Go ahead, let me have it!

My SAA presidential address, Feeding Our Young, has generated quite a firestorm on Twitter. My aim was to provoke discussion within the Society and the profession about these issues, and it looks like I succeeded! I also wanted to throw down the gauntlet to the SAA leadership (of which I’m no longer a formal member as of 3.5 hours ago, but that doesn’t mean I’ll be tuning out) to find a way to address the jobs issue, broadly raise the awareness of  members who may not know how tough things are out there, and various other things.

No doubt some of you out there have reactions but aren’t on Twitter. Or maybe you want to utter more than 140 characters’ worth of response. Anyway, if you’d like to say something to me, or to your colleagues, here’s a place to do it.

Fire away! — Jackie

P.S. I’ll be talking to the SAA office about getting the talk posted somewhere on the website.

13 responses to “Go ahead, let me have it!

  1. could you post a link to the speech

  2. Your message rang true, Jackie. I know first hand what a difference it makes to have solid leadership and a mentor that sends opportunities your way. When I was still in library school you pointed me toward scholarship applications for professional development, appointed me to library-wide committees, and sent me into the classroom to teach undergrads about primary sources– things I wouldn’t have known to do without guidance and that greatly enriched me professionally. I’ve done my best to follow your example, and I know I’m not the only one. I’m certain that the people you have mentored have likewise made every effort to enrich the professional lives of the newbies in their care, and your legacy goes even further than you know.

  3. Jackie,
    I heard your speech but only caught the twitter comments second hand, late, and only partially.

    I’ll respond here with a suggestion about your statement

    “I also wanted to throw down the gauntlet to the SAA leadership (of which I’m no longer a formal member as of 3.5 hours ago, but that doesn’t mean I’ll be tuning out) to find a way to address the jobs issue, broadly raise the awareness of members who may not know how tough things are out there, and various other things.”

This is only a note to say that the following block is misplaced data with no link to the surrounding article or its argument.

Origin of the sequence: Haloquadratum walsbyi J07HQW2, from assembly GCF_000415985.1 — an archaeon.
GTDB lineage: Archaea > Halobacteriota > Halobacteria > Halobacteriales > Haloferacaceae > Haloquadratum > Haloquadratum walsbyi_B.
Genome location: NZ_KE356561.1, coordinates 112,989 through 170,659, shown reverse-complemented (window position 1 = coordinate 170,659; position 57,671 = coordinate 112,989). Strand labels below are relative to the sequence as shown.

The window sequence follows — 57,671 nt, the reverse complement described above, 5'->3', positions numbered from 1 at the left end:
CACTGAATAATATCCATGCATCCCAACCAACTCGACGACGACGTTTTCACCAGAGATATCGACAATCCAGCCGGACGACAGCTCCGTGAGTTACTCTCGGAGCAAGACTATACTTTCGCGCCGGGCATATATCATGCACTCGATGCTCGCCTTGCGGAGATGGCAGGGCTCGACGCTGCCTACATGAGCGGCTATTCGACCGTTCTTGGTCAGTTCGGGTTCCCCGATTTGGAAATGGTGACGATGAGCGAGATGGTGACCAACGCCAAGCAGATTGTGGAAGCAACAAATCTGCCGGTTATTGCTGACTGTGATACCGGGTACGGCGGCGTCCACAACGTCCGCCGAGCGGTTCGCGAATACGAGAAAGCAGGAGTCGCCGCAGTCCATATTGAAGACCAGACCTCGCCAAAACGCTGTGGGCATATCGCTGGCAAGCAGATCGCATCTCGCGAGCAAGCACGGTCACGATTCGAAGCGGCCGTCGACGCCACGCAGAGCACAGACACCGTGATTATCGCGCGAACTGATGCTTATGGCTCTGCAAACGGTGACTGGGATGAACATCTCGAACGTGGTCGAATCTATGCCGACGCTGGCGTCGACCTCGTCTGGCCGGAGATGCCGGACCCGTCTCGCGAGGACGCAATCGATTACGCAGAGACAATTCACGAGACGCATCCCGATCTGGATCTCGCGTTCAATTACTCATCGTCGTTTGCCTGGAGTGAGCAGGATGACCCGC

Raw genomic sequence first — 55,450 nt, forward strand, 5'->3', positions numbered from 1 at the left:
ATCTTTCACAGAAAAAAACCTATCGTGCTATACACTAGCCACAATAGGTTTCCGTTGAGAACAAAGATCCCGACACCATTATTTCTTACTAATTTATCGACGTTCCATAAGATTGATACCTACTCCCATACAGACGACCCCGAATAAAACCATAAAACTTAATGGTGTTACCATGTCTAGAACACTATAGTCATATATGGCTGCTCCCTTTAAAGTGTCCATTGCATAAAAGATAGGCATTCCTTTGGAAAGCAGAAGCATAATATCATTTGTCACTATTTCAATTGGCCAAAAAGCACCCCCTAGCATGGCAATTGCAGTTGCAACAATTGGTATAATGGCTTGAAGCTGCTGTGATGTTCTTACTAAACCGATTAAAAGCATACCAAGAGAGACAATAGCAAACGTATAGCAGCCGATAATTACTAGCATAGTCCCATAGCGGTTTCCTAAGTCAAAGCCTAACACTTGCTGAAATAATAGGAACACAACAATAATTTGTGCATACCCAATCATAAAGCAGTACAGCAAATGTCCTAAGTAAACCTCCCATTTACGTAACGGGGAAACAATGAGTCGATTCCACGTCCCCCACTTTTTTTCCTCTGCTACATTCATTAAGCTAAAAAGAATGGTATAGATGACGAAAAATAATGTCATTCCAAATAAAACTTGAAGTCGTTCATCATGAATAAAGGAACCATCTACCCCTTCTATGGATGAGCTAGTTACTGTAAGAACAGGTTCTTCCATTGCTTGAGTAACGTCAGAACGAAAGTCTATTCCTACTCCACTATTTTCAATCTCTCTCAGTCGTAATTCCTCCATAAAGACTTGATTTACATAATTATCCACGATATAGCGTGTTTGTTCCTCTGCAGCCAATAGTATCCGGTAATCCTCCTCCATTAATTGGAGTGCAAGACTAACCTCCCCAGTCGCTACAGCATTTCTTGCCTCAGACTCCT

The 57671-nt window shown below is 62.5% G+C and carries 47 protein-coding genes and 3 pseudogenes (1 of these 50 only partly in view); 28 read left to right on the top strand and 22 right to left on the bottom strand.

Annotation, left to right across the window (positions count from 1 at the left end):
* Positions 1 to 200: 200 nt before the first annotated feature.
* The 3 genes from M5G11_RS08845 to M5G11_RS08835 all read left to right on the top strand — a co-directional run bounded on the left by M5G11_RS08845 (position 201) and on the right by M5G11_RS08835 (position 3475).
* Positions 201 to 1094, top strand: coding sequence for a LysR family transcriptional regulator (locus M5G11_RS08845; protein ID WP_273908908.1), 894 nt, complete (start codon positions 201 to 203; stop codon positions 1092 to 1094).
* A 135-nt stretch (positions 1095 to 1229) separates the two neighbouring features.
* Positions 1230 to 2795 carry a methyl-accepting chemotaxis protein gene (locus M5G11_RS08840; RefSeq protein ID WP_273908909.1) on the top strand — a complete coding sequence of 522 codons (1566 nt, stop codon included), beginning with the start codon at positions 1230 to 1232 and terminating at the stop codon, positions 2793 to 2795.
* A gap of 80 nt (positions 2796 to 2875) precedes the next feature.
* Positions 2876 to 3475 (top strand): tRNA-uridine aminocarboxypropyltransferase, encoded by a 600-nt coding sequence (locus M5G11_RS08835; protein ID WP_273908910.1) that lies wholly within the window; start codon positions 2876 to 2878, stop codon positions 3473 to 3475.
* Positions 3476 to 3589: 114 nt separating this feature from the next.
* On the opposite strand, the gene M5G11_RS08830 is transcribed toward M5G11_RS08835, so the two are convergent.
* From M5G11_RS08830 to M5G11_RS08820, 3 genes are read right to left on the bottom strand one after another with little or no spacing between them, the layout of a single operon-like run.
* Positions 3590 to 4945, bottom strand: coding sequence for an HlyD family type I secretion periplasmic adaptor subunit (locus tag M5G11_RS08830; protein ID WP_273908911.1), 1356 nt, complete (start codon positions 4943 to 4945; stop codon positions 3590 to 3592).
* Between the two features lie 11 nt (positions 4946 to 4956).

I think an evidence-based collaborative approach to taking effective actions by SAA and its members would a good next step. I’d like to see us address these issues by knowing what is happening, what we’d like to have happen instead, and what we can reasonably attempt to achieve.

    SAA could task a smallish group with a three year term and a diverse membership to analyze, report on, and make recommendations for action by SAA and others at each of the next three SAA meetings. Do the work in an iterative and rolling way so that we are not studying for years before recommending action, and that we are studying, talking together, and acting about the jobs situation repeatedly. In three years we can see where we are in terms of engagement, effectiveness, and efficacy.

    Actions would include
    –gathering, assembling, and reporting on the evidence we have on the job situation _per se_ for archivists: the unemployment rate, the under-employment rate for archivists, new, mid-career, late career, micro- and macro-views of the employment economy for archivists.
    –gathering, assembling, and reporting on the evidence we have on the bridge between professional education and jobs: the placement rate for iSchool programs. (Paul Conway talked about that for U. Mich. on Saturday at SAA)
    –gathering, assembling, and reporting on the evidence we have on hiring processes and practices by those who hire archivists: I’d be looking for best practices, an education effort for archivists who manage, etc.
    –gathering, assembling, and reporting on the evidence we have on internship and fellowship programs: again, I’d expect we’d develop best practices, and an education effort for archivists who manage, etc.

    Outcomes would include: